The White House Coronavirus task force is again recommending Iowa establish a statewide mask mandate.
The White House task force says Iowa should establish a statewide mask mandate, and notes that COVID-19 is being brought into nursing homes through community transmission.
Last week’s White House report said masks should be required in Iowa metro areas and places where schools have coronavirus cases.
Governor Kim Reynolds has repeatedly dismissed calls for a statewide mask mandate. She hasn’t allowed local governments to enforce their own, though some have issued mask requirements.
Iowa is still in the “red zone” for new cases, but has dropped to the “yellow zone” for its positivity rate.
Governor Kim Reynolds says young adults are the big drivers for new COVID-19 infections in the state of Iowa, especially in Johnson and Story county the homes of the University of Iowa and Iowa State University. They are the spots where bars will still remain closed at restrictions are eased in four other counties today.
Reynolds says her most recent public health proclamation clarifies social distancing requirements for bars. And the state’s Alcoholic Beverages Division will be able to more swiftly punish bars that do not follow requirements.
We can continue to educate, we can give them a warning. And if they don't do what they're supposed to do, then we'll take the next steps, which is fine and to shut them down.
Reynolds says cases are going down in the locations with the bar closures.
A majority of the media gathering centered around the Des Moines School District.
The Governor says district is no closer to coming up with a plan to be in compliant with state requirements.
Last night, the school board voted to prepare for a hybrid-learning model. The district has used virtual learning for students since the delayed start of their school year on September 8th.
As long as Des Moines schools are in virtual learning without state approval, the days don’t count toward the academic calendar.
Gov. Kim Reynolds says there is nothing inappropriate about her decision to spend nearly $450,000 in federal coronavirus relief money on salaries for aides in her office, including her chief of staff and spokesman.
Reynolds responded at a press conference for the first time about a report posted Sunday by the online blog Bleeding Heartland.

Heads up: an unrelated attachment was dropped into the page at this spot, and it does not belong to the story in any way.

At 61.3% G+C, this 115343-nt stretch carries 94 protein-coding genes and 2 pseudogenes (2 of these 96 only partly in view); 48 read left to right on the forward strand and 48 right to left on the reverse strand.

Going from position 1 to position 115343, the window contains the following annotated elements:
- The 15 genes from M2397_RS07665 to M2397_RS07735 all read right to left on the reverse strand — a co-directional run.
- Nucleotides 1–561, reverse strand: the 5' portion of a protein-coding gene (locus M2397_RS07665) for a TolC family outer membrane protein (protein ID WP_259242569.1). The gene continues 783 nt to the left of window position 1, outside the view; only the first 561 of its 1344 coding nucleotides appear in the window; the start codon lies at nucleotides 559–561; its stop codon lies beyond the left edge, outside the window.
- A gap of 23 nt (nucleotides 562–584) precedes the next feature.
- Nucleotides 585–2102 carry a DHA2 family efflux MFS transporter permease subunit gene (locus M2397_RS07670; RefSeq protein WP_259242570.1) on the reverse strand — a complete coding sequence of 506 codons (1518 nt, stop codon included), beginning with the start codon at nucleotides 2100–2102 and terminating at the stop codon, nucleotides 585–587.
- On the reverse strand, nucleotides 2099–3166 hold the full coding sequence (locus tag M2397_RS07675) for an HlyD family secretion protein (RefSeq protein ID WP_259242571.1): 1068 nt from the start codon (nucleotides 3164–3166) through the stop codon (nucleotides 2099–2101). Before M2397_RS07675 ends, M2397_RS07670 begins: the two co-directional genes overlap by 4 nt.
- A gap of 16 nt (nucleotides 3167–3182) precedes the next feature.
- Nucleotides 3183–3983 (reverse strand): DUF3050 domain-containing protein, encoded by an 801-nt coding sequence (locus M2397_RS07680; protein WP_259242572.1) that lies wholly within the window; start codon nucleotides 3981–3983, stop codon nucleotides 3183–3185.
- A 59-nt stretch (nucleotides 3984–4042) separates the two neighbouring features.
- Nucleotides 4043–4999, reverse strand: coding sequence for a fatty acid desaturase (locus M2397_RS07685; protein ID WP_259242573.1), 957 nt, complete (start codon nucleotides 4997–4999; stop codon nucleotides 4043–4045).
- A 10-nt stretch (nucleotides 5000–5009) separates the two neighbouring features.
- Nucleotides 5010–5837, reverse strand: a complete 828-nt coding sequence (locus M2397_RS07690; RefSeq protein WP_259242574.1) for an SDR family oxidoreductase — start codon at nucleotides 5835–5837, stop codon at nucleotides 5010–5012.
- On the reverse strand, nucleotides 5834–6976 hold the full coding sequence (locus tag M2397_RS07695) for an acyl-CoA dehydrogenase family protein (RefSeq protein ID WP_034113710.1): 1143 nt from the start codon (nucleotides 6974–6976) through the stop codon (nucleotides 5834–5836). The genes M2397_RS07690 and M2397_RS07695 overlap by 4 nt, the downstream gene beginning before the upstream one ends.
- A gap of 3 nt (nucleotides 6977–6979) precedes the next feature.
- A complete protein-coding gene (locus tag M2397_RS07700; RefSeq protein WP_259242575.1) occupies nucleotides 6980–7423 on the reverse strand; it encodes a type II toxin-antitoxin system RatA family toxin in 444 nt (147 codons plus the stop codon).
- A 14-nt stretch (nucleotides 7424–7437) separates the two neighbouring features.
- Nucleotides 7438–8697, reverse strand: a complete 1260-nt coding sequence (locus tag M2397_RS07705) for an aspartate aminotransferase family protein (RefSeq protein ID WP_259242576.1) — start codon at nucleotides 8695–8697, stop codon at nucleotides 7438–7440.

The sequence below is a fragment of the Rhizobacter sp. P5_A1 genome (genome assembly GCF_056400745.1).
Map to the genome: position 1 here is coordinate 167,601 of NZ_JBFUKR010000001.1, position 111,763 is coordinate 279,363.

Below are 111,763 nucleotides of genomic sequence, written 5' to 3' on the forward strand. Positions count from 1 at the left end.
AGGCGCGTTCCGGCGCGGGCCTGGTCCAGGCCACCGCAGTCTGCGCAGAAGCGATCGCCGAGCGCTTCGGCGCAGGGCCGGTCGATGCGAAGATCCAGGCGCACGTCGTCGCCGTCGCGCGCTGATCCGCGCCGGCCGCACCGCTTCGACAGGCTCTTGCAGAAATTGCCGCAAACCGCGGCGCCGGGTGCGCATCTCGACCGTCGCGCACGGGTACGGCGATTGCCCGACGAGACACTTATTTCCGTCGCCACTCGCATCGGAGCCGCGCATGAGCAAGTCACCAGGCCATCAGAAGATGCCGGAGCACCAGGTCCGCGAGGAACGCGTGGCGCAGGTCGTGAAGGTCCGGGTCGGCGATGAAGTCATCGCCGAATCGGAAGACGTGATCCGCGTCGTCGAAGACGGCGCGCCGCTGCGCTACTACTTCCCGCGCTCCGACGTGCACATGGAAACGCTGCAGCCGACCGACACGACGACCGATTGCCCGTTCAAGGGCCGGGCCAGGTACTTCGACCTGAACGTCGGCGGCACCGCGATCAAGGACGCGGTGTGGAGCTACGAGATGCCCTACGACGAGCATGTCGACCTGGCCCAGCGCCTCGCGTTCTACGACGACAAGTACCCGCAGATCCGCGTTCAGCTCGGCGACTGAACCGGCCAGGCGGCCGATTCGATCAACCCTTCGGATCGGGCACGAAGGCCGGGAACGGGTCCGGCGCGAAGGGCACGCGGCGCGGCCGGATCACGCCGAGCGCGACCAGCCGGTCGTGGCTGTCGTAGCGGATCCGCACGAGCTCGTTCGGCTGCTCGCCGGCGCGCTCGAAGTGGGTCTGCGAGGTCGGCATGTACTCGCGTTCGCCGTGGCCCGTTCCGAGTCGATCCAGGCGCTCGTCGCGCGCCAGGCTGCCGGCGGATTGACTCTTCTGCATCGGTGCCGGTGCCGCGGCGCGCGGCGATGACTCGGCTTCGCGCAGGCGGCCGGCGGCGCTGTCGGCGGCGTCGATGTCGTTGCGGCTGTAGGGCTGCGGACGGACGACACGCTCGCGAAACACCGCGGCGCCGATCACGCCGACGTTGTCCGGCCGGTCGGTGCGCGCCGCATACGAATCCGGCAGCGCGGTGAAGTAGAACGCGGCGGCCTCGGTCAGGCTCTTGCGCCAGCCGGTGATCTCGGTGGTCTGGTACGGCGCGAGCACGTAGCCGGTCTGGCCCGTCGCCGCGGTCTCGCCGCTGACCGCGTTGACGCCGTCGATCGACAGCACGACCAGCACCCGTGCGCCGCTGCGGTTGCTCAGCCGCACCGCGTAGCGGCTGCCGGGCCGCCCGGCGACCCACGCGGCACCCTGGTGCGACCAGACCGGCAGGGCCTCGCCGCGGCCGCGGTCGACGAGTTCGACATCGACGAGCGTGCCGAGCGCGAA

The report indicated 21 employees on Reynolds’ staff will have more than 60% of their salary paid by the federal emergency funds from March 14 through June 30.
Reynolds says federal rules clearly allow salaries to be paid for workers whose job requirements are significantly changed due to the coronavirus pandemic.
The Iowa Department of Public Health shows one more person died due to complications of COVID-19 and 775 more tested positive for the virus during a 24-hour period.
More than 76,000 have tested positive and 1,234 deaths.
Positivity rates of new cases continue to rise in northwest Iowa counties. Sioux County had the highest rate in the state on Wednesday morning with 26.5% over the past 14 days. That’s up almost 3 percentage points since yesterday. Lyon is up two with just over 20% and O’Brien and Plymouth are at more than 15%.
They are the top four counties in the state for positivity rates for new infections. Fifteen percent is the threshold set by the governor to help determine an outbreak in a school district.
Meanwhile, Plymouth county is the site of the regions only outbreaks at long-term care facilities.
There are 8 positive cases at the Akron Care Center and 15 at Kingsley Specialty Care.
New cases of COVID-19 continue to increase slightly in Woodbury County. Siouxland District Health reported 54 more in a 24-hour period for 4,646 in all. There have been 59 deaths since the start of the pandemic. The rate of new cases has gone up by about a dozen each day since Monday.
Dakota County Health officials report two new cases of COVID-19 for a total of 2082 new cases and 43 deaths.
Nebraska reports 328 new cases and one death. There have been almost 39,000 total cases and 436 deaths.
A police officer from Le Mars was fired by the city after an investigation found he engaged in misconduct surrounding social media activity.
According to a statement released by the police chief to the LeMars Daily Sentinel, Jeremy Singer was dismissed yesterday surrounding posts discovered the day before.
The department says the city took the matter seriously and actions and comments made by Officer Singer are not representative of the values in place to ensure there is trust between police and the community.
Singer had been on the force for three years.
The Siouxland Recovery Fund announced awards of more than $535,000 for several local non-profit organizations during the COVID-19 pandemic.
The United Way facilitated the Siouxland Recovery Fund launched in March. Private donations were received to help provide food, mental health and translation services, financial support and more.
The Food Bank of Siouxland and Salvation Army received $50,000. Getting awards of $25,000 were Camp High Hopes, Girls Inc., the Mary J. Community House, Norm Waitt YMCA and Rosecrance Jackson Centers.
Almost $29,000 will go to the Boys and Girls Club to help with two programs and Sioux City Community Assistance died get more than $34,000 for “Fresh Start Home Kits”. Smaller amounts were given to more than 25 other organizations.
Big Ten is going to give fall football a shot after all. Less than five weeks after the conference announced it would push football and other fall sports to spring because of the pandemic, the conference changed course. The Big Ten plans to begin its season the weekend of Oct. 24 with an eight-game schedule for each team. The Big Ten says its Council of Presidents and Chancellors voted unanimously to restart sports. Back in August, the conference voted to postpone fall sports.